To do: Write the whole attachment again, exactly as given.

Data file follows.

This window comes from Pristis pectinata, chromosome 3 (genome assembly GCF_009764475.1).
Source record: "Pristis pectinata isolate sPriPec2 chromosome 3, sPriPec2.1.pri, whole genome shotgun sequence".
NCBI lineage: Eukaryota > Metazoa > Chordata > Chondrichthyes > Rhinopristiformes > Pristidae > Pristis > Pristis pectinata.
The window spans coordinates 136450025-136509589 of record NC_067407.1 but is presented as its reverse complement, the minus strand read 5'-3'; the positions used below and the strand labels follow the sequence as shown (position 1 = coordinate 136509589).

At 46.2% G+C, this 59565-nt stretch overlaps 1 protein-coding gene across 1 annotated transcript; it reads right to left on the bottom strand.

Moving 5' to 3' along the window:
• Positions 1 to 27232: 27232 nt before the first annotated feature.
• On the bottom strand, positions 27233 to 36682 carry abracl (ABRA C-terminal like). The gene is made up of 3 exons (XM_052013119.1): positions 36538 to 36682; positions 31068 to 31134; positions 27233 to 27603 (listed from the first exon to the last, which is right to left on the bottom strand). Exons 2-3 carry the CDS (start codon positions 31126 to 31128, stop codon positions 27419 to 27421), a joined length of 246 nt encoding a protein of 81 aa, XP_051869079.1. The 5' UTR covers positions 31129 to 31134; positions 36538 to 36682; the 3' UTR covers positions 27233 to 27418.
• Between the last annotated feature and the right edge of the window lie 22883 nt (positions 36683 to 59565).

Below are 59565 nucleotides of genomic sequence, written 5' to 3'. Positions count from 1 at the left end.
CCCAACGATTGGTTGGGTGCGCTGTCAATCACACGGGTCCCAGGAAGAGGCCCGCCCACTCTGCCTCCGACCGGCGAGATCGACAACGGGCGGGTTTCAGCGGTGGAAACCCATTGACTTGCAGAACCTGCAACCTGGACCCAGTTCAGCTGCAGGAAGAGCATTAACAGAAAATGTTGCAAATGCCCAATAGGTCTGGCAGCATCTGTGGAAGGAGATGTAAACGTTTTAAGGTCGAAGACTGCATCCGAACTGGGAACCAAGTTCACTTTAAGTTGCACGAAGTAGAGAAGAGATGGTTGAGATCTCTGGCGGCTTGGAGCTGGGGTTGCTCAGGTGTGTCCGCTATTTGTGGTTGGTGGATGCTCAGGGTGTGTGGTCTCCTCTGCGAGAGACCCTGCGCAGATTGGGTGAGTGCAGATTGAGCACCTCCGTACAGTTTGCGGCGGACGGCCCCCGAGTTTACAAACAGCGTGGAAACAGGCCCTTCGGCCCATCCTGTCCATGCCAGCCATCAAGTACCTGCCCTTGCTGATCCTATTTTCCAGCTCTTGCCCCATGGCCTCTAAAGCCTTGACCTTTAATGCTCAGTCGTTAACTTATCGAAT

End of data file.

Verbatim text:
This window comes from Pristis pectinata, chromosome 3 (genome assembly GCF_009764475.1).
Source record: "Pristis pectinata isolate sPriPec2 chromosome 3, sPriPec2.1.pri, whole genome shotgun sequence".
NCBI lineage: Eukaryota > Metazoa > Chordata > Chondrichthyes > Rhinopristiformes > Pristidae > Pristis > Pristis pectinata.
The window spans coordinates 136450025-136509589 of record NC_067407.1 but is presented as its reverse complement, the minus strand read 5'-3'; the positions used below and the strand labels follow the sequence as shown (position 1 = coordinate 136509589).

At 46.2% G+C, this 59565-nt stretch overlaps 1 protein-coding gene across 1 annotated transcript; it reads right to left on the bottom strand.

Moving 5' to 3' along the window:
• Positions 1 to 27232: 27232 nt before the first annotated feature.
• On the bottom strand, positions 27233 to 36682 carry abracl (ABRA C-terminal like). The gene is made up of 3 exons (XM_052013119.1): positions 36538 to 36682; positions 31068 to 31134; positions 27233 to 27603 (listed from the first exon to the last, which is right to left on the bottom strand). Exons 2-3 carry the CDS (start codon positions 31126 to 31128, stop codon positions 27419 to 27421), a joined length of 246 nt encoding a protein of 81 aa, XP_051869079.1. The 5' UTR covers positions 31129 to 31134; positions 36538 to 36682; the 3' UTR covers positions 27233 to 27418.
• Between the last annotated feature and the right edge of the window lie 22883 nt (positions 36683 to 59565).

Below are 59565 nucleotides of genomic sequence, written 5' to 3'. Positions count from 1 at the left end.
CCCAACGATTGGTTGGGTGCGCTGTCAATCACACGGGTCCCAGGAAGAGGCCCGCCCACTCTGCCTCCGACCGGCGAGATCGACAACGGGCGGGTTTCAGCGGTGGAAACCCATTGACTTGCAGAACCTGCAACCTGGACCCAGTTCAGCTGCAGGAAGAGCATTAACAGAAAATGTTGCAAATGCCCAATAGGTCTGGCAGCATCTGTGGAAGGAGATGTAAACGTTTTAAGGTCGAAGACTGCATCCGAACTGGGAACCAAGTTCACTTTAAGTTGCACGAAGTAGAGAAGAGATGGTTGAGATCTCTGGCGGCTTGGAGCTGGGGTTGCTCAGGTGTGTCCGCTATTTGTGGTTGGTGGATGCTCAGGGTGTGTGGTCTCCTCTGCGAGAGACCCTGCGCAGATTGGGTGAGTGCAGATTGAGCACCTCCGTACAGTTTGCGGCGGACGGCCCCCGAGTTTACAAACAGCGTGGAAACAGGCCCTTCGGCCCATCCTGTCCATGCCAGCCATCAAGTACCTGCCCTTGCTGATCCTATTTTCCAGCTCTTGCCCCATGGCCTCTAAAGCCTTGACCTTTAATGCTCAGTCGTTAACTTATCGAAT